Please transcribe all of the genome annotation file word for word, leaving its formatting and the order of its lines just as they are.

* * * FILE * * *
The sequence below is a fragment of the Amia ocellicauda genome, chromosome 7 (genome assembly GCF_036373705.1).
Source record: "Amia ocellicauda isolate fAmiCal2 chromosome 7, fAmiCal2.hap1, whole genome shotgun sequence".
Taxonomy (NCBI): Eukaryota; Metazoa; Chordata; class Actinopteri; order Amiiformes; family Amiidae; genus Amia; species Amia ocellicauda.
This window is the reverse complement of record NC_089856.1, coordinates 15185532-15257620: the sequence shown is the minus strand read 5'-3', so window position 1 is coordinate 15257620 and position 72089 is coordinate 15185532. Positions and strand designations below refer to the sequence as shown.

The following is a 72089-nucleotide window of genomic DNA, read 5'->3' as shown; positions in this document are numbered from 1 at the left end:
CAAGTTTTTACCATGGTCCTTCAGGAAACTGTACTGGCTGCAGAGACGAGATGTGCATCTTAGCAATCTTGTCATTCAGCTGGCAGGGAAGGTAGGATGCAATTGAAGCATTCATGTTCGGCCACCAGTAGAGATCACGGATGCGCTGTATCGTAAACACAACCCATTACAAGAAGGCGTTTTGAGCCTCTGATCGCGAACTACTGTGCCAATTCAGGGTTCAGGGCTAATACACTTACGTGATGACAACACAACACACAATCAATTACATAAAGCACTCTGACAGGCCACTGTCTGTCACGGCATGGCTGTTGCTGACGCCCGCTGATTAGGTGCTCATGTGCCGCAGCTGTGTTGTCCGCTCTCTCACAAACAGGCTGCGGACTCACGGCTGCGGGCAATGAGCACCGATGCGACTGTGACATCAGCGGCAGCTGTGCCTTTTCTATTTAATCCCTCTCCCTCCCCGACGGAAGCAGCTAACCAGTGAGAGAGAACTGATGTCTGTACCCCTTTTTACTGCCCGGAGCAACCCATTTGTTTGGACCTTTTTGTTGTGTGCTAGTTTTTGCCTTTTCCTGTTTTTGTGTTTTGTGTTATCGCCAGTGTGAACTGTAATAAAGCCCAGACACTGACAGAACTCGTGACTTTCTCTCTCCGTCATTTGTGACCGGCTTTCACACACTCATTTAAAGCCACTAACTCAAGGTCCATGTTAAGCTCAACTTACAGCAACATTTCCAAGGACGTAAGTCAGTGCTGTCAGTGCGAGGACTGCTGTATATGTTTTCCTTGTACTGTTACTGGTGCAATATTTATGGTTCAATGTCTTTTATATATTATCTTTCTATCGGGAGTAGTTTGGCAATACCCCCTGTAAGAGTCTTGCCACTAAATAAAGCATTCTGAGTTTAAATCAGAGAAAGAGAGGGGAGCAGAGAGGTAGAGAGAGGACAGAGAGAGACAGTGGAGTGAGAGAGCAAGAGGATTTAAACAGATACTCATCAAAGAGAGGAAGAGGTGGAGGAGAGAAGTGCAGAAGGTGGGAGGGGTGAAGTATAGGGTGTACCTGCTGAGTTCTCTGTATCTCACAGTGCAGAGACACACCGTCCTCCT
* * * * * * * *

The sequence below is a fragment of the Amia ocellicauda genome, chromosome 7 (genome assembly GCF_036373705.1).
Source record: "Amia ocellicauda isolate fAmiCal2 chromosome 7, fAmiCal2.hap1, whole genome shotgun sequence".
Taxonomy (NCBI): Eukaryota; Metazoa; Chordata; class Actinopteri; order Amiiformes; family Amiidae; genus Amia; species Amia ocellicauda.
This window is the reverse complement of record NC_089856.1, coordinates 15185532-15257620: the sequence shown is the minus strand read 5'-3', so window position 1 is coordinate 15257620 and position 72089 is coordinate 15185532. Positions and strand designations below refer to the sequence as shown.

The following is a 72089-nucleotide window of genomic DNA, read 5'->3' as shown; positions in this document are numbered from 1 at the left end:
CAAGTTTTTACCATGGTCCTTCAGGAAACTGTACTGGCTGCAGAGACGAGATGTGCATCTTAGCAATCTTGTCATTCAGCTGGCAGGGAAGGTAGGATGCAATTGAAGCATTCATGTTCGGCCACCAGTAGAGATCACGGATGCGCTGTATCGTAAACACAACCCATTACAAGAAGGCGTTTTGAGCCTCTGATCGCGAACTACTGTGCCAATTCAGGGTTCAGGGCTAATACACTTACGTGATGACAACACAACACACAATCAATTACATAAAGCACTCTGACAGGCCACTGTCTGTCACGGCATGGCTGTTGCTGACGCCCGCTGATTAGGTGCTCATGTGCCGCAGCTGTGTTGTCCGCTCTCTCACAAACAGGCTGCGGACTCACGGCTGCGGGCAATGAGCACCGATGCGACTGTGACATCAGCGGCAGCTGTGCCTTTTCTATTTAATCCCTCTCCCTCCCCGACGGAAGCAGCTAACCAGTGAGAGAGAACTGATGTCTGTACCCCTTTTTACTGCCCGGAGCAACCCATTTGTTTGGACCTTTTTGTTGTGTGCTAGTTTTTGCCTTTTCCTGTTTTTGTGTTTTGTGTTATCGCCAGTGTGAACTGTAATAAAGCCCAGACACTGACAGAACTCGTGACTTTCTCTCTCCGTCATTTGTGACCGGCTTTCACACACTCATTTAAAGCCACTAACTCAAGGTCCATGTTAAGCTCAACTTACAGCAACATTTCCAAGGACGTAAGTCAGTGCTGTCAGTGCGAGGACTGCTGTATATGTTTTCCTTGTACTGTTACTGGTGCAATATTTATGGTTCAATGTCTTTTATATATTATCTTTCTATCGGGAGTAGTTTGGCAATACCCCCTGTAAGAGTCTTGCCACTAAATAAAGCATTCTGAGTTTAAATCAGAGAAAGAGAGGGGAGCAGAGAGGTAGAGAGAGGACAGAGAGAGACAGTGGAGTGAGAGAGCAAGAGGATTTAAACAGATACTCATCAAAGAGAGGAAGAGGTGGAGGAGAGAAGTGCAGAAGGTGGGAGGGGTGAAGTATAGGGTGTACCTGCTGAGTTCTCTGTATCTCACAGTGCAGAGACACACCGTCCTCCT